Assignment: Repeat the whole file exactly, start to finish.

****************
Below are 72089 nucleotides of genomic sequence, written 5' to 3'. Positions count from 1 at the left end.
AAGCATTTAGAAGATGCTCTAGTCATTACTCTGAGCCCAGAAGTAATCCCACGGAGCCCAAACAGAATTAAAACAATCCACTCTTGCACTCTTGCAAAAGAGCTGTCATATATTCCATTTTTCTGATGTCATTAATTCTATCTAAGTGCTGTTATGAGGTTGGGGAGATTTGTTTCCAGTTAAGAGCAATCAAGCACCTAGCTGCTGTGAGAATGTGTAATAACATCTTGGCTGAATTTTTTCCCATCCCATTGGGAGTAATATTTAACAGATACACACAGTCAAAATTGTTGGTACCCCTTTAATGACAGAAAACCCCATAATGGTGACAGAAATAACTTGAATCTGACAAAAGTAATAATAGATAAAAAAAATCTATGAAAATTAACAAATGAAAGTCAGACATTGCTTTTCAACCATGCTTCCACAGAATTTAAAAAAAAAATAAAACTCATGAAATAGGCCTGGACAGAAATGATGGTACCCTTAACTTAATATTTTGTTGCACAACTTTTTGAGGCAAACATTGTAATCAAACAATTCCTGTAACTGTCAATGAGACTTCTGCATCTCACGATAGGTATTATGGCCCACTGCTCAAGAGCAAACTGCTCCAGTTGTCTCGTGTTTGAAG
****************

Below are 72089 nucleotides of genomic sequence, written 5' to 3'. Positions count from 1 at the left end.
AAGCATTTAGAAGATGCTCTAGTCATTACTCTGAGCCCAGAAGTAATCCCACGGAGCCCAAACAGAATTAAAACAATCCACTCTTGCACTCTTGCAAAAGAGCTGTCATATATTCCATTTTTCTGATGTCATTAATTCTATCTAAGTGCTGTTATGAGGTTGGGGAGATTTGTTTCCAGTTAAGAGCAATCAAGCACCTAGCTGCTGTGAGAATGTGTAATAACATCTTGGCTGAATTTTTTCCCATCCCATTGGGAGTAATATTTAACAGATACACACAGTCAAAATTGTTGGTACCCCTTTAATGACAGAAAACCCCATAATGGTGACAGAAATAACTTGAATCTGACAAAAGTAATAATAGATAAAAAAAATCTATGAAAATTAACAAATGAAAGTCAGACATTGCTTTTCAACCATGCTTCCACAGAATTTAAAAAAAAAATAAAACTCATGAAATAGGCCTGGACAGAAATGATGGTACCCTTAACTTAATATTTTGTTGCACAACTTTTTGAGGCAAACATTGTAATCAAACAATTCCTGTAACTGTCAATGAGACTTCTGCATCTCACGATAGGTATTATGGCCCACTGCTCAAGAGCAAACTGCTCCAGTTGTCTCGTGTTTGAAG